Mario Draghi's first speech. We are a great economic and cultural power

Mario Draghi's first speech in Parliament as prime minister. The premier reports on the government's policy statements in the Senate and calls Italy 'a great economic and cultural power'.

Prime Minister Mario Draghi made his first speech today, reporting in the Senate on the policy statements of the government he heads. Draghi’s speech first focused on the damage caused by the Covid-19 pandemic, which to date has caused 92,522 victims in Italy, a decrease in life expectancy of 4-5 years in the most affected areas and 1-2 years nationwide (a decline not seen since the world wars), and serious consequences on the economic and social fabric: the increase in poverty, the decrease in employment (-444.000 compared to 2019), the effects on income distribution inequality, which increased by four percentage points compared to 2019, and economic recession. There are two priorities according to Draghi to get going again: the vaccination plan and schools.

“I have often wondered whether we, and I refer first of all to my generation, have done and are doing for them all that our grandparents and fathers did for us, sacrificing beyond measure,” Draghi said. “It is a question we have to ask ourselves when we do not do everything necessary to best promote human capital, training, schools, universities and culture. A question to which we must give concrete and urgent answers when we disappoint our young people by forcing them to emigrate from a country that too often does not know how to value merit and has not yet achieved effective gender equality. A question we cannot evade when we increase our public debt without having spent and invested to the best of our ability resources that are always scarce. Every waste today is a wrong we do to the next generation, a taking away of their rights. I express before you, who are the elected representatives of the Italians, the hope that the desire and need to build a better future will wisely guide our decisions. In the hope that the young Italians who will take our place, including here in this hall, will thank us for our work and not have anything to reproach us for our selfishness.”

“We are a great economic and cultural power,” the premier stressed. “I have always been astonished and somewhat pained over the years to notice how often others’ judgment of our country is better than ours. We need to be prouder, fairer and more generous towards our country. And recognize the many firsts, the deep richness of our social capital, of our volunteerism, that others envy us.”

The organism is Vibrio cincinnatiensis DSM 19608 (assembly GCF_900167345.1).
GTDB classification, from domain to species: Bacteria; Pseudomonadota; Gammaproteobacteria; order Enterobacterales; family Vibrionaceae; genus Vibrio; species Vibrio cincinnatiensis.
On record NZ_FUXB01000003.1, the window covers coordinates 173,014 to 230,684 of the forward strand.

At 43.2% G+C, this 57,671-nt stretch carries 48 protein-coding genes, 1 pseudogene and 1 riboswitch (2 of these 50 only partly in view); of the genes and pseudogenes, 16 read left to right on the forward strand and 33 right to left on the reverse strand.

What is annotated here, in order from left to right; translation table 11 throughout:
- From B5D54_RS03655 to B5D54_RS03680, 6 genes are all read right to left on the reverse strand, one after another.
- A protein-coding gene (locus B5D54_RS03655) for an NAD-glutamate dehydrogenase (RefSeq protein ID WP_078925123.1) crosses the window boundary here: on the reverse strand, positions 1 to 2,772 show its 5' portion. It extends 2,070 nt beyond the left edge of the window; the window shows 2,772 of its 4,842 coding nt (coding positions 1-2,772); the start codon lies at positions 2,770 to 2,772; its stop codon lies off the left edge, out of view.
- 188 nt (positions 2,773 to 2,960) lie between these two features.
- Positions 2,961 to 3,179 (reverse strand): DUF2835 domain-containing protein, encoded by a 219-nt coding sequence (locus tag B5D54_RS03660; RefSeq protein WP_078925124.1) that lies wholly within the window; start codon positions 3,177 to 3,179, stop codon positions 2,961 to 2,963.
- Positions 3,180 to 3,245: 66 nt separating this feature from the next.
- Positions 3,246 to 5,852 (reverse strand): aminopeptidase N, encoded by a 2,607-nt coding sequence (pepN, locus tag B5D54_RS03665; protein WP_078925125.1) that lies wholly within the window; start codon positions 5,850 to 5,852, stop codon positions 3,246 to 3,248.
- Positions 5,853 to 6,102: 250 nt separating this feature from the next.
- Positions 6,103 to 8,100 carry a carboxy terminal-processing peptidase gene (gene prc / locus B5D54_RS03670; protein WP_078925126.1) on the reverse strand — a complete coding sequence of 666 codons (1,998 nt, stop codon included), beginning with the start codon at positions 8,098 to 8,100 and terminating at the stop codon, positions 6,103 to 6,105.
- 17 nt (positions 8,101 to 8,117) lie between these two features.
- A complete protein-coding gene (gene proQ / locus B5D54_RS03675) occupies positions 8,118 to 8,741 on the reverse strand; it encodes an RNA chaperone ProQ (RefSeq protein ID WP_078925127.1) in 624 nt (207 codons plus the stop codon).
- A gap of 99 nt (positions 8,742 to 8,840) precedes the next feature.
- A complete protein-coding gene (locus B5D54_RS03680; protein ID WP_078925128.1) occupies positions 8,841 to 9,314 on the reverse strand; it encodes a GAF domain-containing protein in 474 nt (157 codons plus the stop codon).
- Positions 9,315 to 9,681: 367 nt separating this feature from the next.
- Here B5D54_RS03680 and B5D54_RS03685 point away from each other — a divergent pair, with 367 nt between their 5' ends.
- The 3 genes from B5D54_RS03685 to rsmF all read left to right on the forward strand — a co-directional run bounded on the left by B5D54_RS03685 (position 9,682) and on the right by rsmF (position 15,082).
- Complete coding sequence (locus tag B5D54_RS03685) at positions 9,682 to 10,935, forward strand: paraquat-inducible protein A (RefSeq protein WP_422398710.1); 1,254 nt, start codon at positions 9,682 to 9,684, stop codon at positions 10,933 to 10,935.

As for the priority on schools, Draghi says that “the spread of Covid has caused deep wounds in our communities, not only on the health and economic level, but also on the cultural and educational level. Girls and boys have had, especially those in secondary schools, school service through Distance Learning, which, while ensuring continuity of service, cannot help but create hardships and highlight inequalities. One figure best clarifies the current dynamic: compared with 1,696,300 students in secondary schools, in the first week of February only 1,039,372 students (61.2 percent of the total) had service through Distance Learning assured. The school: not only must we quickly return to a normal school schedule, even distributing it over several time slots, but we must do everything possible, in the most suitable ways, to make up for the hours of face-to-face teaching lost last year, especially in the regions of the South where Distance Learning encountered more difficulties. There is a need to revise the design of the annual school calendar. Align the school calendar with the needs arising from the lived experience since the beginning of the pandemic. The return to school must take place safely. It is necessary to invest in a cultural transition from the internationally recognized humanistic identity heritage. We are called upon to design an educational pathway that combines the necessary adherence to the required quality standards, including in the European landscape, with grafts of new subjects and methodologies, and combine scientific skills with those of humanistic areas and multilingualism. Finally, it is necessary to invest in the training of teaching staff in order to align the educational supply with the demand of the new generations.”

Mario Draghi made no reference to the culture sector, but in one passage he mentioned tourism, which will be able to enjoy a dedicated ministry. “Even in our country,” the prime minister said, “some models of growth will have to change. For example, the model of tourism, an activity that before the pandemic accounted for 14 percent of our total economic activity. Businesses and workers in that sector must be helped to recover from the disaster created by the pandemic. But without forgetting that our tourism will have a future if we do not forget that it lives on our ability to preserve, that is, at least not squander, cities of art, places and traditions that successive generations through many centuries have been able to preserve and have handed down to us.”

Mario Draghi's first speech. We are a great economic and cultural power
Mario Draghi's first speech. We are a great economic and cultural power

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